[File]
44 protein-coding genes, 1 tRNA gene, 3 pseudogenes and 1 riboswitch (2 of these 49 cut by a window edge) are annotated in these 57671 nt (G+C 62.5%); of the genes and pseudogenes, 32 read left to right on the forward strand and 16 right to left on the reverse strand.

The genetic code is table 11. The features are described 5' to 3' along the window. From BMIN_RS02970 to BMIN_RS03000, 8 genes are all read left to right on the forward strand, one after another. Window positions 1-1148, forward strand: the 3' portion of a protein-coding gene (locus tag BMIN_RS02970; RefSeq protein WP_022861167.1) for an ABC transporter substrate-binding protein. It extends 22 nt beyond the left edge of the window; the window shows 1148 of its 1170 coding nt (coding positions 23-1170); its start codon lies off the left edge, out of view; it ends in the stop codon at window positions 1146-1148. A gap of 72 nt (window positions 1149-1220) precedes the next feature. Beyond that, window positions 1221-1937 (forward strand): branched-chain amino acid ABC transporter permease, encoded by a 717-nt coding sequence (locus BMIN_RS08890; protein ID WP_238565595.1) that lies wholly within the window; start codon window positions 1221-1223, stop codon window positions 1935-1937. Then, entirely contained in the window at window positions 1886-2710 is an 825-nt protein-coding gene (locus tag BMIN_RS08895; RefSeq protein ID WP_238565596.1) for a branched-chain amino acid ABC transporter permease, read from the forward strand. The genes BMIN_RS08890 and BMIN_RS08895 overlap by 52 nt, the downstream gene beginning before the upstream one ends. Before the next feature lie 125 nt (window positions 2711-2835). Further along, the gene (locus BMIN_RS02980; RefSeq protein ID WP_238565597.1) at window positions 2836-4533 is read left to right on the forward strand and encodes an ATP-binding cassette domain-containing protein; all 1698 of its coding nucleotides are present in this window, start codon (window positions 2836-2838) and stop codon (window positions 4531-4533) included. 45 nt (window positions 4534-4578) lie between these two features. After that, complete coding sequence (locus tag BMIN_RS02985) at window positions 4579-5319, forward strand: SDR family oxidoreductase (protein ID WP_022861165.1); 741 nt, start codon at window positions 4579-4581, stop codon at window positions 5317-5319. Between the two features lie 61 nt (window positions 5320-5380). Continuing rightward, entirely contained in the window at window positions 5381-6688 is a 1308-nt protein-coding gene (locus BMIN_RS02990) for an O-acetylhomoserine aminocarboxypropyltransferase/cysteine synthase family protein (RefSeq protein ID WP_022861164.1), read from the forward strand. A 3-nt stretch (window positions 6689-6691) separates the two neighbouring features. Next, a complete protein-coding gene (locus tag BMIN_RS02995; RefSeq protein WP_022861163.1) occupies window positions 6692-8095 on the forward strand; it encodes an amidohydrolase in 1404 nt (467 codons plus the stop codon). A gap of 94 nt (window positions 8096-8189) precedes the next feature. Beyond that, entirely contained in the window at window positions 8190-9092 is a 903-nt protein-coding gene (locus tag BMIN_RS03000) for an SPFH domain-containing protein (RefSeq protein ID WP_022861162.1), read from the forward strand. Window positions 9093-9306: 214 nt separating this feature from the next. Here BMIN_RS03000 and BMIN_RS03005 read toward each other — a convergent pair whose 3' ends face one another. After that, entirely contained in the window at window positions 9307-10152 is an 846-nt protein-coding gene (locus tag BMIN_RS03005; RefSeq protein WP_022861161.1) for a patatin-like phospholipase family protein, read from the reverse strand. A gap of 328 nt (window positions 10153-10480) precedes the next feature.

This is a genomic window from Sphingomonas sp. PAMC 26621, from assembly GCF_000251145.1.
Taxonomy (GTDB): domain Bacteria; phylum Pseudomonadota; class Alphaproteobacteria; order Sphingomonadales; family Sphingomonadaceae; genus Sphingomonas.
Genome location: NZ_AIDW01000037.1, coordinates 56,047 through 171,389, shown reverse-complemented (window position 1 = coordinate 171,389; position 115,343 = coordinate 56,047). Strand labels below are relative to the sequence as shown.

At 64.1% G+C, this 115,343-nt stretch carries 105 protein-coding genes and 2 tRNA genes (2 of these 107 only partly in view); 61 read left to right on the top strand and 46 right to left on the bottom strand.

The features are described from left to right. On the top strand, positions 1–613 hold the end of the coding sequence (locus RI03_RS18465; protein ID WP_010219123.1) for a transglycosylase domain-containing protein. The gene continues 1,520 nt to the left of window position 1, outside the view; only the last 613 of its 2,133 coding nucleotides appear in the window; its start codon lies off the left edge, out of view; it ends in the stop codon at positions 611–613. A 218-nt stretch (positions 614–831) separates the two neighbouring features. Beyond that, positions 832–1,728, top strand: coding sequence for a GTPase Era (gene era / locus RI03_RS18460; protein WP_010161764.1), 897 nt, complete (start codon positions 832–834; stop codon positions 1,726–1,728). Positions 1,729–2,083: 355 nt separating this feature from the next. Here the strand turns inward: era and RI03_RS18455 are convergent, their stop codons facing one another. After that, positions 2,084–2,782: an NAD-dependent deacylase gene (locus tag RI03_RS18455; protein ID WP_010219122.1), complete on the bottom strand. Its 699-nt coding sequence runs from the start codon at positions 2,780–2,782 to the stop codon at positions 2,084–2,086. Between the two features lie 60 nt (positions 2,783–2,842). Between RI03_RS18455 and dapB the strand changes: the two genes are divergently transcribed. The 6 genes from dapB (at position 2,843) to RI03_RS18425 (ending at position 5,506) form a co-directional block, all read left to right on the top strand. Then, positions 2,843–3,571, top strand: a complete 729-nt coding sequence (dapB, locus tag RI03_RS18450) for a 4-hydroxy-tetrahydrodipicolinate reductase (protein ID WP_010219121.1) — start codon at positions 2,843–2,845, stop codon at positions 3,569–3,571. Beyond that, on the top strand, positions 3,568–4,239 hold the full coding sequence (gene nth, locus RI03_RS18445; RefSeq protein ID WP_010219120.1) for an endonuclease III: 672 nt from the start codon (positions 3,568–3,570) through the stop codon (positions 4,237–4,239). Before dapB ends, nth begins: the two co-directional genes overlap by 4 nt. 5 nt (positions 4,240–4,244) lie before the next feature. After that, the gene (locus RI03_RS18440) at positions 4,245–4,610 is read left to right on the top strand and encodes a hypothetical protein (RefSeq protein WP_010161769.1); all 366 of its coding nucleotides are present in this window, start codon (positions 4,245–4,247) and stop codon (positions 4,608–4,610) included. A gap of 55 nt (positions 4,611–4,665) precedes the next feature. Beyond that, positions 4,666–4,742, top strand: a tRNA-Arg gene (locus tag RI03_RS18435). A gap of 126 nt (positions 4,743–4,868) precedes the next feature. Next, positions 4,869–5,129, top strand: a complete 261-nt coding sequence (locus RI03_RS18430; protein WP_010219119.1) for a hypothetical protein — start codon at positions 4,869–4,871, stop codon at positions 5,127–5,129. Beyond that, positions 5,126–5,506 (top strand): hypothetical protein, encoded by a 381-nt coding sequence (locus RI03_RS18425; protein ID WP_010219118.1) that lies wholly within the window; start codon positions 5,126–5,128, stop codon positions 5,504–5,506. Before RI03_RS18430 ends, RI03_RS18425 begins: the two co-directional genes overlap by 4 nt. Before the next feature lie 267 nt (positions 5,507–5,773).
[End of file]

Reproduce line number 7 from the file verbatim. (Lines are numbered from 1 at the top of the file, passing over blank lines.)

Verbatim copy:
The features are described from left to right. On the top strand, positions 1–613 hold the end of the coding sequence (locus RI03_RS18465; protein ID WP_010219123.1) for a transglycosylase domain-containing protein. The gene continues 1,520 nt to the left of window position 1, outside the view; only the last 613 of its 2,133 coding nucleotides appear in the window; its start codon lies off the left edge, out of view; it ends in the stop codon at positions 611–613. A 218-nt stretch (positions 614–831) separates the two neighbouring features. Beyond that, positions 832–1,728, top strand: coding sequence for a GTPase Era (gene era / locus RI03_RS18460; protein WP_010161764.1), 897 nt, complete (start codon positions 832–834; stop codon positions 1,726–1,728). Positions 1,729–2,083: 355 nt separating this feature from the next. Here the strand turns inward: era and RI03_RS18455 are convergent, their stop codons facing one another. After that, positions 2,084–2,782: an NAD-dependent deacylase gene (locus tag RI03_RS18455; protein ID WP_010219122.1), complete on the bottom strand. Its 699-nt coding sequence runs from the start codon at positions 2,780–2,782 to the stop codon at positions 2,084–2,086. Between the two features lie 60 nt (positions 2,783–2,842). Between RI03_RS18455 and dapB the strand changes: the two genes are divergently transcribed. The 6 genes from dapB (at position 2,843) to RI03_RS18425 (ending at position 5,506) form a co-directional block, all read left to right on the top strand. Then, positions 2,843–3,571, top strand: a complete 729-nt coding sequence (dapB, locus tag RI03_RS18450) for a 4-hydroxy-tetrahydrodipicolinate reductase (protein ID WP_010219121.1) — start codon at positions 2,843–2,845, stop codon at positions 3,569–3,571. Beyond that, on the top strand, positions 3,568–4,239 hold the full coding sequence (gene nth, locus RI03_RS18445; RefSeq protein ID WP_010219120.1) for an endonuclease III: 672 nt from the start codon (positions 3,568–3,570) through the stop codon (positions 4,237–4,239). Before dapB ends, nth begins: the two co-directional genes overlap by 4 nt. 5 nt (positions 4,240–4,244) lie before the next feature. After that, the gene (locus RI03_RS18440) at positions 4,245–4,610 is read left to right on the top strand and encodes a hypothetical protein (RefSeq protein WP_010161769.1); all 366 of its coding nucleotides are present in this window, start codon (positions 4,245–4,247) and stop codon (positions 4,608–4,610) included. A gap of 55 nt (positions 4,611–4,665) precedes the next feature. Beyond that, positions 4,666–4,742, top strand: a tRNA-Arg gene (locus tag RI03_RS18435). A gap of 126 nt (positions 4,743–4,868) precedes the next feature. Next, positions 4,869–5,129, top strand: a complete 261-nt coding sequence (locus RI03_RS18430; protein WP_010219119.1) for a hypothetical protein — start codon at positions 4,869–4,871, stop codon at positions 5,127–5,129. Beyond that, positions 5,126–5,506 (top strand): hypothetical protein, encoded by a 381-nt coding sequence (locus RI03_RS18425; protein ID WP_010219118.1) that lies wholly within the window; start codon positions 5,126–5,128, stop codon positions 5,504–5,506. Before RI03_RS18430 ends, RI03_RS18425 begins: the two co-directional genes overlap by 4 nt. Before the next feature lie 267 nt (positions 5,507–5,773).